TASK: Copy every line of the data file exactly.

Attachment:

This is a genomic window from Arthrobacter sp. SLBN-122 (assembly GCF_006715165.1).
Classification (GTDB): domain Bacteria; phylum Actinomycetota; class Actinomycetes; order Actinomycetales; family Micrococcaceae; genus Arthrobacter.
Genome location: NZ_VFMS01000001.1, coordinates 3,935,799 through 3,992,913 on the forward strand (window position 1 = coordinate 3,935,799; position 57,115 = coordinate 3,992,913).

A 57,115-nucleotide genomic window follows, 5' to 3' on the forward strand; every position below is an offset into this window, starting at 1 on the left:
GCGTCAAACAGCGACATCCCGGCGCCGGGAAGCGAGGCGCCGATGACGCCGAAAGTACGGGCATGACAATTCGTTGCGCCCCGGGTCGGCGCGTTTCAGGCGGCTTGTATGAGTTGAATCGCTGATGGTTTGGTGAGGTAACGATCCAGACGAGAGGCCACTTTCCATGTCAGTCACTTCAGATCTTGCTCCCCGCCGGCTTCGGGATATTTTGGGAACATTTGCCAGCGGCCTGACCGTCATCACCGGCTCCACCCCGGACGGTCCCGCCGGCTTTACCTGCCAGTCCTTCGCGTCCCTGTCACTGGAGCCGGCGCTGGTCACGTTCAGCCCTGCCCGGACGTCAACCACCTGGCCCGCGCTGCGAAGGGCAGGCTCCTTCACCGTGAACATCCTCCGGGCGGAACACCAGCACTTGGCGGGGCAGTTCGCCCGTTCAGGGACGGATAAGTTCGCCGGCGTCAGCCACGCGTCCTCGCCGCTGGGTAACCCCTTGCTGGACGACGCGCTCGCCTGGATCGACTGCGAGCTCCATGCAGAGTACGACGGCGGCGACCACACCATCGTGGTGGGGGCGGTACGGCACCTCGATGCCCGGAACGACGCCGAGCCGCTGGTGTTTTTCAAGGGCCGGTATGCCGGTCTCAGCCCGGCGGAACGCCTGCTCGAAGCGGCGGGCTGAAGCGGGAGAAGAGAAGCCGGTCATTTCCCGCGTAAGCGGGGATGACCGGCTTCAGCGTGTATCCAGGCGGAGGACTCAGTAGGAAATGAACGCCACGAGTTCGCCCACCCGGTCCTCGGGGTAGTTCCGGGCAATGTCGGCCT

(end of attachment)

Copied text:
This is a genomic window from Arthrobacter sp. SLBN-122 (assembly GCF_006715165.1).
Classification (GTDB): domain Bacteria; phylum Actinomycetota; class Actinomycetes; order Actinomycetales; family Micrococcaceae; genus Arthrobacter.
Genome location: NZ_VFMS01000001.1, coordinates 3,935,799 through 3,992,913 on the forward strand (window position 1 = coordinate 3,935,799; position 57,115 = coordinate 3,992,913).

A 57,115-nucleotide genomic window follows, 5' to 3' on the forward strand; every position below is an offset into this window, starting at 1 on the left:
GCGTCAAACAGCGACATCCCGGCGCCGGGAAGCGAGGCGCCGATGACGCCGAAAGTACGGGCATGACAATTCGTTGCGCCCCGGGTCGGCGCGTTTCAGGCGGCTTGTATGAGTTGAATCGCTGATGGTTTGGTGAGGTAACGATCCAGACGAGAGGCCACTTTCCATGTCAGTCACTTCAGATCTTGCTCCCCGCCGGCTTCGGGATATTTTGGGAACATTTGCCAGCGGCCTGACCGTCATCACCGGCTCCACCCCGGACGGTCCCGCCGGCTTTACCTGCCAGTCCTTCGCGTCCCTGTCACTGGAGCCGGCGCTGGTCACGTTCAGCCCTGCCCGGACGTCAACCACCTGGCCCGCGCTGCGAAGGGCAGGCTCCTTCACCGTGAACATCCTCCGGGCGGAACACCAGCACTTGGCGGGGCAGTTCGCCCGTTCAGGGACGGATAAGTTCGCCGGCGTCAGCCACGCGTCCTCGCCGCTGGGTAACCCCTTGCTGGACGACGCGCTCGCCTGGATCGACTGCGAGCTCCATGCAGAGTACGACGGCGGCGACCACACCATCGTGGTGGGGGCGGTACGGCACCTCGATGCCCGGAACGACGCCGAGCCGCTGGTGTTTTTCAAGGGCCGGTATGCCGGTCTCAGCCCGGCGGAACGCCTGCTCGAAGCGGCGGGCTGAAGCGGGAGAAGAGAAGCCGGTCATTTCCCGCGTAAGCGGGGATGACCGGCTTCAGCGTGTATCCAGGCGGAGGACTCAGTAGGAAATGAACGCCACGAGTTCGCCCACCCGGTCCTCGGGGTAGTTCCGGGCAATGTCGGCCT